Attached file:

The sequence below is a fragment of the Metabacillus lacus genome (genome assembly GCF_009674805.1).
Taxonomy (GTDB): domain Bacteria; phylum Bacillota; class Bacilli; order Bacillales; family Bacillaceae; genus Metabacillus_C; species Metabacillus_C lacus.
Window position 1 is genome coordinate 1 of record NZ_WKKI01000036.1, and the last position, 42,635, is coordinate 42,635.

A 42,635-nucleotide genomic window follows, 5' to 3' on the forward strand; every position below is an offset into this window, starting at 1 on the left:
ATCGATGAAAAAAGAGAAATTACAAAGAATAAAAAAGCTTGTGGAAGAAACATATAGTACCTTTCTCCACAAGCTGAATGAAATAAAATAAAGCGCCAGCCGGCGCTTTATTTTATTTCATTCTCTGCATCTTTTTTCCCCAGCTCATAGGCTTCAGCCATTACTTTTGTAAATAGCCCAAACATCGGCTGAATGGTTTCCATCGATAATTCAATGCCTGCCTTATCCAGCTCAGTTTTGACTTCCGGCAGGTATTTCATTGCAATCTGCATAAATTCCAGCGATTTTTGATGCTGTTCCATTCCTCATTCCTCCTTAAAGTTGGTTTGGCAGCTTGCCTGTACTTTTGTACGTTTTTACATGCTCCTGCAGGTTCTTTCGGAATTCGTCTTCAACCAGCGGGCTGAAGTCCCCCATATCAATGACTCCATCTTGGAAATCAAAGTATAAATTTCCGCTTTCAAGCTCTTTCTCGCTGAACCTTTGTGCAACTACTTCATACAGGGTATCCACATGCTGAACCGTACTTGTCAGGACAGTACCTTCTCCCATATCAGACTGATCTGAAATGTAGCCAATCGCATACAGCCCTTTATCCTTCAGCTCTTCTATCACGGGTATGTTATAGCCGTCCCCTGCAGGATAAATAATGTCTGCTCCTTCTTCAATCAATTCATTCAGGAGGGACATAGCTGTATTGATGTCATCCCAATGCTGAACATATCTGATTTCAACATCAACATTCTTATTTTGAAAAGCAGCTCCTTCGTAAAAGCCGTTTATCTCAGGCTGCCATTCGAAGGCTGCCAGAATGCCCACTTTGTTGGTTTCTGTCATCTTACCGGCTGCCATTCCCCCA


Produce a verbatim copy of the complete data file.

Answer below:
The sequence below is a fragment of the Metabacillus lacus genome (genome assembly GCF_009674805.1).
Taxonomy (GTDB): domain Bacteria; phylum Bacillota; class Bacilli; order Bacillales; family Bacillaceae; genus Metabacillus_C; species Metabacillus_C lacus.
Window position 1 is genome coordinate 1 of record NZ_WKKI01000036.1, and the last position, 42,635, is coordinate 42,635.

A 42,635-nucleotide genomic window follows, 5' to 3' on the forward strand; every position below is an offset into this window, starting at 1 on the left:
ATCGATGAAAAAAGAGAAATTACAAAGAATAAAAAAGCTTGTGGAAGAAACATATAGTACCTTTCTCCACAAGCTGAATGAAATAAAATAAAGCGCCAGCCGGCGCTTTATTTTATTTCATTCTCTGCATCTTTTTTCCCCAGCTCATAGGCTTCAGCCATTACTTTTGTAAATAGCCCAAACATCGGCTGAATGGTTTCCATCGATAATTCAATGCCTGCCTTATCCAGCTCAGTTTTGACTTCCGGCAGGTATTTCATTGCAATCTGCATAAATTCCAGCGATTTTTGATGCTGTTCCATTCCTCATTCCTCCTTAAAGTTGGTTTGGCAGCTTGCCTGTACTTTTGTACGTTTTTACATGCTCCTGCAGGTTCTTTCGGAATTCGTCTTCAACCAGCGGGCTGAAGTCCCCCATATCAATGACTCCATCTTGGAAATCAAAGTATAAATTTCCGCTTTCAAGCTCTTTCTCGCTGAACCTTTGTGCAACTACTTCATACAGGGTATCCACATGCTGAACCGTACTTGTCAGGACAGTACCTTCTCCCATATCAGACTGATCTGAAATGTAGCCAATCGCATACAGCCCTTTATCCTTCAGCTCTTCTATCACGGGTATGTTATAGCCGTCCCCTGCAGGATAAATAATGTCTGCTCCTTCTTCAATCAATTCATTCAGGAGGGACATAGCTGTATTGATGTCATCCCAATGCTGAACATATCTGATTTCAACATCAACATTCTTATTTTGAAAAGCAGCTCCTTCGTAAAAGCCGTTTATCTCAGGCTGCCATTCGAAGGCTGCCAGAATGCCCACTTTGTTGGTTTCTGTCATCTTACCGGCTGCCATTCCCCCA